The Palestinian Center for Human Rights, one of the non-profit groups that sent evidence and filed complaints about some of the deadly strikes, attacked the findings of the report.
"...PCHR believes that Israel's legal system is used as a smokescreen, to provide an illusion of investigative rigor, while in fact providing systematic cover for widespread violations of international law," that group said in a statement.
The report is also being condemned by Human Rights Watch as "insufficient" and at times "based on a mistaken interpretation of the laws of war."
"Just saying that the fatal consequences of an attack were unintended or a mistake does not, of course, make the attack lawful," Van Esveld said in an e-mail to CNN.
Jamal Al-Dalou, the father and grandfather who lost almost all of his immediate family in the November 18 airstrike, including four grandchildren under the age of 8, told CNN the incident has left him feeling like he, too, is dead.
"I call on everyone and the world whether American or British or an Arab or Jew or Christian. I call for the free world and the ones who have democracy and ethics to stand with me and support me and bring the Israeli government to justice for what they have done to me. They have massacred my entire family," he said.
Israel's military said it conducted some 1,500 strikes during the November incursion in Gaza and took many precautions to avoid killing civilians. In videos shown to CNN, the military illustrated how it dropped leaflets, aborted many missions if civilians were in the line of fire, and used high-precision weapons with pinpoint accuracy to avoid collateral damage.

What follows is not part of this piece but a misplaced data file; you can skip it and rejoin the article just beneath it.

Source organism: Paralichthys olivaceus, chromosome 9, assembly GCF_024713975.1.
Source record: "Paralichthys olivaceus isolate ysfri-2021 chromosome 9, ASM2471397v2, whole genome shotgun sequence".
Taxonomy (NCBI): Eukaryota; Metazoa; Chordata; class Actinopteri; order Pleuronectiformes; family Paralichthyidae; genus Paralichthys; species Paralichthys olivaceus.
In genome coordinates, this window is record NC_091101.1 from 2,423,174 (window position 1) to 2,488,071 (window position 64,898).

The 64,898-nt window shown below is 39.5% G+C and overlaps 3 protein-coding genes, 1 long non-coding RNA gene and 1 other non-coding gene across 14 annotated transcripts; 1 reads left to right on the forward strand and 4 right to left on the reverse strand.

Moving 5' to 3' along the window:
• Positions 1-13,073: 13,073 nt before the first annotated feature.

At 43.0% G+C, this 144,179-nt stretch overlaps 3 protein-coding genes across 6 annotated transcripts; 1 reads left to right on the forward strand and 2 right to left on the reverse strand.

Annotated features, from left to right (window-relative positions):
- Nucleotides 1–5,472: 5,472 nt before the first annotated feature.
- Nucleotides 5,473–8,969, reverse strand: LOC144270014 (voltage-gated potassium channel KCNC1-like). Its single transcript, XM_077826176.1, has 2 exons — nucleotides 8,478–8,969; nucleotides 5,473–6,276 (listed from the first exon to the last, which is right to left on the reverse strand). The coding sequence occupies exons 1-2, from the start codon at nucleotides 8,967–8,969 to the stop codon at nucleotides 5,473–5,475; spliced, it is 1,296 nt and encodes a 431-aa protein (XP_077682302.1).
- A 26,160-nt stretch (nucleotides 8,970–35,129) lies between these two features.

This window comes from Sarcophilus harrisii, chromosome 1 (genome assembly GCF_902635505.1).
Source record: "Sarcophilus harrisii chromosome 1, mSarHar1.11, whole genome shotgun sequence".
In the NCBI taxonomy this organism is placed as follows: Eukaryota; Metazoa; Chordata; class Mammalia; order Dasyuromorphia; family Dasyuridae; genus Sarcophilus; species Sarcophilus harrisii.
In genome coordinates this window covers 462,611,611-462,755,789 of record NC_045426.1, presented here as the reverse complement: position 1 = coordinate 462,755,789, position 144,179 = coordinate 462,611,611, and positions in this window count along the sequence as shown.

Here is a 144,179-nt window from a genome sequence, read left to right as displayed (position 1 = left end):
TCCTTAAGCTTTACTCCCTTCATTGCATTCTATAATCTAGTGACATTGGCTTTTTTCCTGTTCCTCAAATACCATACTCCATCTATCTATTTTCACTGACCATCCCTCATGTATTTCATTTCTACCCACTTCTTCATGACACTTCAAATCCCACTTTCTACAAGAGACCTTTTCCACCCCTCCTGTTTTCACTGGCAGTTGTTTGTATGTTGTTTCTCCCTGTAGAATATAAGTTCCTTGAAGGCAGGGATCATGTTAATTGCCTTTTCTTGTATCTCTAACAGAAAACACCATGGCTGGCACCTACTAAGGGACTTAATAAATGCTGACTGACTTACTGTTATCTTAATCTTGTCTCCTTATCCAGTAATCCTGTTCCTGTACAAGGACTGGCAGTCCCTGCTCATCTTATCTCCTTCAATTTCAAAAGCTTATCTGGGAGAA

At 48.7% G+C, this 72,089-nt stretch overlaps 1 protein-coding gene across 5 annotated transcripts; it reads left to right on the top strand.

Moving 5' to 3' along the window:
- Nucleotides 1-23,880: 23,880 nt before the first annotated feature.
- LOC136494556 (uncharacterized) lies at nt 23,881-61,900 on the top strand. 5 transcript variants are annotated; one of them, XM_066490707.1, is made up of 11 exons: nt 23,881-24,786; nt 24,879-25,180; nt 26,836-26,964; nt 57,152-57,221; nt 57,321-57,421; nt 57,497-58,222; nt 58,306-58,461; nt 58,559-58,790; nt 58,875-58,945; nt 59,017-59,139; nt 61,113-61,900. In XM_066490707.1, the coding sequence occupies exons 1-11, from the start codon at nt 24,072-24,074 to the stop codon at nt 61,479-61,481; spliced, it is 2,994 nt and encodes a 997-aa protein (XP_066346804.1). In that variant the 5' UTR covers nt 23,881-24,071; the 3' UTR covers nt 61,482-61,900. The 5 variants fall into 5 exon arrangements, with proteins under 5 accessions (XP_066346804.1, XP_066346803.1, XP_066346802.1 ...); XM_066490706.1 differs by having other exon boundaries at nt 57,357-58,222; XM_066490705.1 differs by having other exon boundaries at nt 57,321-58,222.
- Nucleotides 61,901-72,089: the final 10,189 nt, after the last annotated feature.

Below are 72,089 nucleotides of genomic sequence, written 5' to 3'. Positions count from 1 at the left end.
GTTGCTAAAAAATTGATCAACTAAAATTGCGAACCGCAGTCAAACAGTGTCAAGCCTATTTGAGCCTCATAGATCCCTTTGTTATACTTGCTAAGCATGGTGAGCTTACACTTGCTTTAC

"Any loss of human life is a tragedy. And as we proved in Operation Pillar of Defence, we are putting great effort in order to reduce the amount of civilian casualties in the state of conflict," Lt. Col. Peter Lerner said.
But Palestinians scoff at Israel's assertion, saying if that is true, why were so many civilians killed?
According to a United Nations report, at least 168 Palestinians were killed by Israel during the conflict -- 101 of them civilians, including 33 children and 13 women. Israel disputes that breakdown of the numbers, telling CNN it killed at least 100 "terrorists" during the war. Six Israelis, including four civilians, were killed by rockets fired by armed groups in Gaza during the conflict.
The Israeli MAG report also said the son of a BBC journalist who died in the fighting was likely killed by a Palestinian rocket and not Israeli fire, as had been widely reported. The U.N. Office of the High Commissioner for Human Rights also looked into that case and last month reached the same conclusion.
Human Rights Watch accused Israel of war crimes in the fighting and lodged the same charge against Hamas and other Palestinian armed groups in Gaza for indiscriminate rocket attacks on Israeli population centers. Both governments have denied the charges.